This is why Pennsylvania singled out 3rd Grade Reading in their School Performance Profiles, separate from a school’s overall Reading/Literature score. It is that important an indicator, and one of the main stated purposes of the SPP profiles is informing the public of how schools are serving our children. Proficient Reading must be seen as a major issue.

I’m not suggesting fixing Octorara’s Grade 3 Reading proficiency problems is an easy task, but it does seem to be a little bit of a magic bullet. If High School Biology teachers have 25-30% of their students not being able to comprehend the printed curriculum, it becomes a no-brainer why Biology Keystone test scores are so low.


3 thoughts on “Why 3rd Grade Reading Needs Priority

  1. I don’t doubt the criticality of reading proficiency in the third grade. But the link with being economically disadvantaged is not forged in steel. Just ask Dr. Thomas Sowell, Dr. Ben Carson, Supreme Court Justice Sonia Sotomayor, and so many other high-achievers who overcame economically depressed backgrounds. The link among almost all of them? Parents who were engaged…who pushed, pulled, and prodded…who set high expectations, and who put in the time to work with their children in achieving them.

    • Absolutely, and that is the point I was trying to make. Current research shows that Reading Proficiency is a greater predictor of academic development than socioeconomics.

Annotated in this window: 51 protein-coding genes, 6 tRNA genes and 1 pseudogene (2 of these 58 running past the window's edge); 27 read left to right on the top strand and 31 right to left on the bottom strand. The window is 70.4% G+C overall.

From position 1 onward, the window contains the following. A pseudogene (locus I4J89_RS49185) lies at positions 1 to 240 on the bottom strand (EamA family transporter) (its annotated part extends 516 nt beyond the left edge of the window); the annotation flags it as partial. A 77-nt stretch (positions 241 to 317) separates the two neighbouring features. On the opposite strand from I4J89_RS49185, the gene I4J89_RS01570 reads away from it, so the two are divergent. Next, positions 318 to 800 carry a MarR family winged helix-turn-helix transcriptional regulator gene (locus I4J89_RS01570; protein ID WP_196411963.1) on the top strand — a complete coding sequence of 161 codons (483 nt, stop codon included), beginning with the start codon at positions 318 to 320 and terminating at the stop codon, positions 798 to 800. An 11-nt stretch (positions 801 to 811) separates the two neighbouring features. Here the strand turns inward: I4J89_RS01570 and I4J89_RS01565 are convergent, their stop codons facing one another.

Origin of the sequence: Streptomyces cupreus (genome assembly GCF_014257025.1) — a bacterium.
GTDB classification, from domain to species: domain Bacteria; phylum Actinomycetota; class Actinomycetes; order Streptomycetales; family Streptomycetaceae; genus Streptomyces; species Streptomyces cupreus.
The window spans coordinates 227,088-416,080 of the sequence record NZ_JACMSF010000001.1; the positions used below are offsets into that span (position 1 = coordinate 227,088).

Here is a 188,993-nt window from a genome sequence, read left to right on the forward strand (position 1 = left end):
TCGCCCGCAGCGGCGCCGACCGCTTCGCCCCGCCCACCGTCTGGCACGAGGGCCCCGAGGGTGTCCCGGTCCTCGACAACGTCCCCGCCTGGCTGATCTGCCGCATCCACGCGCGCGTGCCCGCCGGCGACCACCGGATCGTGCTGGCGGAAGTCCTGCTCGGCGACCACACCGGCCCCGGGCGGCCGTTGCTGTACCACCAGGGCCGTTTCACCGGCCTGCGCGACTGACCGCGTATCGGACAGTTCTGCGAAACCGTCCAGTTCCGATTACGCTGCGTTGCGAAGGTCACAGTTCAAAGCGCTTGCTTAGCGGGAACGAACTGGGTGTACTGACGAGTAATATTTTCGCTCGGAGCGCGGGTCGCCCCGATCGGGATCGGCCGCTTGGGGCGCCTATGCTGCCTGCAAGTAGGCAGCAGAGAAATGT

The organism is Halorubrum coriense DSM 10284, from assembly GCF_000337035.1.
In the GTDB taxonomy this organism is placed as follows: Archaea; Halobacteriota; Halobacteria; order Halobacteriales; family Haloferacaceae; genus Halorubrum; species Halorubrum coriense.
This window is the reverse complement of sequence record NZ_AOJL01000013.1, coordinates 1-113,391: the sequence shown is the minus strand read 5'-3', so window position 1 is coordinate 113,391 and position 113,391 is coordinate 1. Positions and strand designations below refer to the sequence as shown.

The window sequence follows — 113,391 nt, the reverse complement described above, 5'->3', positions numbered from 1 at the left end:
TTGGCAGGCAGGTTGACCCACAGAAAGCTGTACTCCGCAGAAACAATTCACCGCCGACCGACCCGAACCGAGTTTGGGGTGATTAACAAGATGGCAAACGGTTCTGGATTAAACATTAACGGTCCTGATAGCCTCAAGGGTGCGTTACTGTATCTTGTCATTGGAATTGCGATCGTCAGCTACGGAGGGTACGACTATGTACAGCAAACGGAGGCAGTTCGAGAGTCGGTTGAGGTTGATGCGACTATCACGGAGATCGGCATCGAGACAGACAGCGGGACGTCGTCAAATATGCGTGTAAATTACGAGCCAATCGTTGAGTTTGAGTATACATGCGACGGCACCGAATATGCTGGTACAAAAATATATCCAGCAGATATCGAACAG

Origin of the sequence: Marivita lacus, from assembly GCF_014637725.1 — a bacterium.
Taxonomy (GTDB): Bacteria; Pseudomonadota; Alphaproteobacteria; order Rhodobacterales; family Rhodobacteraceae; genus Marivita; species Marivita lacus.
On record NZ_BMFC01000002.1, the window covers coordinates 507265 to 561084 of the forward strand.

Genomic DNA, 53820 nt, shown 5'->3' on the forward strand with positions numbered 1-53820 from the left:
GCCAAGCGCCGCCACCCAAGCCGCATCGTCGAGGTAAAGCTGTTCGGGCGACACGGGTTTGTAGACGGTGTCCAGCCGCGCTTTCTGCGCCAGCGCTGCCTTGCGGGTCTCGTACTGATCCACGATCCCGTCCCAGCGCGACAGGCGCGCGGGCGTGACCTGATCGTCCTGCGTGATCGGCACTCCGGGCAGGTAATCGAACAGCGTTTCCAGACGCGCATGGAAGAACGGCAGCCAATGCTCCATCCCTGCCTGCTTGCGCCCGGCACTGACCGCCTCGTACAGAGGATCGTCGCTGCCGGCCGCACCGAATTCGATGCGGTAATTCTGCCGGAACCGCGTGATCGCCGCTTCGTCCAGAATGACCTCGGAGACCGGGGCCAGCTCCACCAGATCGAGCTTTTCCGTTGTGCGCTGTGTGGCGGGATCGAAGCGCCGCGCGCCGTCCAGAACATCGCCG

As far as Parental engagement, this is the school-family-community partnership I have written about. When the Board and Administration talks about parental engagement, they seem to be talking about assisting in the classroom, chaperoning students, and fundraising. That has to be expanded, all the way to families as active participants in school decisions and governance. In order to do that, the district must solicit feedback, truly encourage attendance and participation and Board and Committee meetings, and actively engage.

      The Board sets the tone. If the message is “we have achieved standards, but there is room for improvement,” there is no call to action. There is no sense of urgency. They are telling people, everything is fine.

      I have looked into what parents can do at home, and they all tend to be lackluster, common sense recommendations… make sure your student is prepared for school… make sure they eat a good breakfast… make sure you read to your child… have your child read to you… discuss what you and they read… don’t do your child’s homework for them.

      Parents are not expected to pickup the school’s slack, which I feel is sometimes the message from the District.

  2. A quick follow-up: For the better part of a century curricula and text books didn’t change all that much. Children were taught much as their parents had been taught. So it used to be easier for parents to help with homework. Parents felt on familiar ground. No longer. Not when curricula and teaching methodologies are constantly changing. So no doubt it is harder now for parents to help. Nevertheless it must be done. If there is any silver bullet to student improvement, it is parents. No teacher, no school district, can compensate if the parents don’t give a damn.